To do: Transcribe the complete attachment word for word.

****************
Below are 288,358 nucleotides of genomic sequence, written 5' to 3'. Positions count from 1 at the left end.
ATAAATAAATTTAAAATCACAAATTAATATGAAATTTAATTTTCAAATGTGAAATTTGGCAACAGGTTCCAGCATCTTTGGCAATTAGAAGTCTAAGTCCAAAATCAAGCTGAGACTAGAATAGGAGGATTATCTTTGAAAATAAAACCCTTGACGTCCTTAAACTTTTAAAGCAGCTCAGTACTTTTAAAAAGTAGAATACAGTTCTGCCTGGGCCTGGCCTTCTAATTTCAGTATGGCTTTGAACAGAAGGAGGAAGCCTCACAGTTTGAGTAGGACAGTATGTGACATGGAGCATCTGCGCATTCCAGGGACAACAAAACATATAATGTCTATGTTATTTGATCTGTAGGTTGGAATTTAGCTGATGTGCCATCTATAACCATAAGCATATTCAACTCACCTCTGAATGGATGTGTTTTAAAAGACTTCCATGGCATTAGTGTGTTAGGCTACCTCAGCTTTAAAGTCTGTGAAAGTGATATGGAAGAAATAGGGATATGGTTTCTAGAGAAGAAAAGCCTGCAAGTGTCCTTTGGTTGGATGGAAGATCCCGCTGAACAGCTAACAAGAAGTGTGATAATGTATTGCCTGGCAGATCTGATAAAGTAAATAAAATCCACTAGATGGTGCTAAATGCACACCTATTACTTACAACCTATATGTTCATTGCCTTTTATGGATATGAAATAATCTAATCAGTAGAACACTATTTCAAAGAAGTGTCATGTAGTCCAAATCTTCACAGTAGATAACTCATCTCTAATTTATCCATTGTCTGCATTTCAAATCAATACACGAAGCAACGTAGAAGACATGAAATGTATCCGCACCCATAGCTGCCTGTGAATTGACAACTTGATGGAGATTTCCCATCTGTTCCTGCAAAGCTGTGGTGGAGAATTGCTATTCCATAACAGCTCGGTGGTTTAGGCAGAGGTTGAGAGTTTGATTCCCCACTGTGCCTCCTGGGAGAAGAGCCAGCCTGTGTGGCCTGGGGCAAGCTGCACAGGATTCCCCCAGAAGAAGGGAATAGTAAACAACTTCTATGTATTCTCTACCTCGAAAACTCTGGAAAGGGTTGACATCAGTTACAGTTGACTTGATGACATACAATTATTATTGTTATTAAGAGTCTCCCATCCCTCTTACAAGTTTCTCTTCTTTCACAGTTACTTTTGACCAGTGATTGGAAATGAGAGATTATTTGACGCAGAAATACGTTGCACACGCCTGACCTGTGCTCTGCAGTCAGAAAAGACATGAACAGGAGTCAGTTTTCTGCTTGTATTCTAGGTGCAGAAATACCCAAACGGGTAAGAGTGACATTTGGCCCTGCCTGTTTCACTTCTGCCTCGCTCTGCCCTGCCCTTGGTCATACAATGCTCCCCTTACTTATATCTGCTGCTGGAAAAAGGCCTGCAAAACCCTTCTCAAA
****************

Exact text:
Below are 288,358 nucleotides of genomic sequence, written 5' to 3'. Positions count from 1 at the left end.
ATAAATAAATTTAAAATCACAAATTAATATGAAATTTAATTTTCAAATGTGAAATTTGGCAACAGGTTCCAGCATCTTTGGCAATTAGAAGTCTAAGTCCAAAATCAAGCTGAGACTAGAATAGGAGGATTATCTTTGAAAATAAAACCCTTGACGTCCTTAAACTTTTAAAGCAGCTCAGTACTTTTAAAAAGTAGAATACAGTTCTGCCTGGGCCTGGCCTTCTAATTTCAGTATGGCTTTGAACAGAAGGAGGAAGCCTCACAGTTTGAGTAGGACAGTATGTGACATGGAGCATCTGCGCATTCCAGGGACAACAAAACATATAATGTCTATGTTATTTGATCTGTAGGTTGGAATTTAGCTGATGTGCCATCTATAACCATAAGCATATTCAACTCACCTCTGAATGGATGTGTTTTAAAAGACTTCCATGGCATTAGTGTGTTAGGCTACCTCAGCTTTAAAGTCTGTGAAAGTGATATGGAAGAAATAGGGATATGGTTTCTAGAGAAGAAAAGCCTGCAAGTGTCCTTTGGTTGGATGGAAGATCCCGCTGAACAGCTAACAAGAAGTGTGATAATGTATTGCCTGGCAGATCTGATAAAGTAAATAAAATCCACTAGATGGTGCTAAATGCACACCTATTACTTACAACCTATATGTTCATTGCCTTTTATGGATATGAAATAATCTAATCAGTAGAACACTATTTCAAAGAAGTGTCATGTAGTCCAAATCTTCACAGTAGATAACTCATCTCTAATTTATCCATTGTCTGCATTTCAAATCAATACACGAAGCAACGTAGAAGACATGAAATGTATCCGCACCCATAGCTGCCTGTGAATTGACAACTTGATGGAGATTTCCCATCTGTTCCTGCAAAGCTGTGGTGGAGAATTGCTATTCCATAACAGCTCGGTGGTTTAGGCAGAGGTTGAGAGTTTGATTCCCCACTGTGCCTCCTGGGAGAAGAGCCAGCCTGTGTGGCCTGGGGCAAGCTGCACAGGATTCCCCCAGAAGAAGGGAATAGTAAACAACTTCTATGTATTCTCTACCTCGAAAACTCTGGAAAGGGTTGACATCAGTTACAGTTGACTTGATGACATACAATTATTATTGTTATTAAGAGTCTCCCATCCCTCTTACAAGTTTCTCTTCTTTCACAGTTACTTTTGACCAGTGATTGGAAATGAGAGATTATTTGACGCAGAAATACGTTGCACACGCCTGACCTGTGCTCTGCAGTCAGAAAAGACATGAACAGGAGTCAGTTTTCTGCTTGTATTCTAGGTGCAGAAATACCCAAACGGGTAAGAGTGACATTTGGCCCTGCCTGTTTCACTTCTGCCTCGCTCTGCCCTGCCCTTGGTCATACAATGCTCCCCTTACTTATATCTGCTGCTGGAAAAAGGCCTGCAAAACCCTTCTCAAA